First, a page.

Suicides and Japan

Today, one of the writers here at Ryugakusei Town was a few minutes late to the office because of a depressingly-common Japanese problem: suicide. His morning train was delayed since someone jumped in front of it. I suppose that person simply couldn’t face another day at work; that, or he decided to take a final snub at society by making everyone late for work.

traindeath
Unfortunately, Japan has historically been very tolerant of suicide, so much so that it has become a cultural issue. Back in the days of the samurai, suicide was seen as an honorable way out. As recently as WW2, soldiers were expected to commit suicide rather than surrender; and let’s not forget the organization of kamikaze plane raids, where the pilots were expected to die from the very beginning. Even relatively famous public figures commit suicide: following a financial scandal, cabinet minister Toshikatsu Matsuoka did just that; later, the then Tokyo mayor Shintaro Ishihara lauded him as a “true samurai” for “preserving his honour” in such a manner. Suicide is also a major theme in various anime and movies (e.g. Evangelion).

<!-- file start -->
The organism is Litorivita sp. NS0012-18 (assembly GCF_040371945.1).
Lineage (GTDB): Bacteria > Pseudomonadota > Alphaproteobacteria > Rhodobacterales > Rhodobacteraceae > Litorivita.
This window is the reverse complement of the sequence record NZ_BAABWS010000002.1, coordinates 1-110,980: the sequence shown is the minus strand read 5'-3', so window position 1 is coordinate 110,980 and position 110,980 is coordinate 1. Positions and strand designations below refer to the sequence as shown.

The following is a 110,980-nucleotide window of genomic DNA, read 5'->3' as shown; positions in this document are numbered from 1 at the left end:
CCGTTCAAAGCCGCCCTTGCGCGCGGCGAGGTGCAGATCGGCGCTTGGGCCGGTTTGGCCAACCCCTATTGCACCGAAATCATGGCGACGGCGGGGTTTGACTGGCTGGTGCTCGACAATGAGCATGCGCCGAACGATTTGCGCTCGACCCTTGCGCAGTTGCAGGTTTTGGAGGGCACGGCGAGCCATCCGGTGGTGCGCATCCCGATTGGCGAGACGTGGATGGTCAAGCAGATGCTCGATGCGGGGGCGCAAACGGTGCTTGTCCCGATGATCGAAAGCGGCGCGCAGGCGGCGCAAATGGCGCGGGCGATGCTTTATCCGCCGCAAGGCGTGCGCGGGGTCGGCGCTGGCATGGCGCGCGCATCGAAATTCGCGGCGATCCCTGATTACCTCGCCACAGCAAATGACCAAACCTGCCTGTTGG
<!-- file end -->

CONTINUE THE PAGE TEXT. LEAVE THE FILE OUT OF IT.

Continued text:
NGE - Death and Rebirth
Sadly, it isn’t uncommon for there to be instances of suicide around your everyday life in Japan. For example, Japanese trains are known for exceptional punctuality; if they are late it’s usually because of a jumper. Japanese friends and acquaintances usually know of at least one person who has committed suicide. As a co-worker explained, pressure to get into a good university, near-constant (unpaid) overtime, financial problems (loan sharks are another big issue here), bullying—Japanese people that suffer from these problems usually repress their anger and stress, leading what seem to be normal lives, until it is too late.
Still, Japan is a wonderful place to live in. Like any other place, it has positives and negatives. If you wish to live here, you’ll just have to learn to deal with both!

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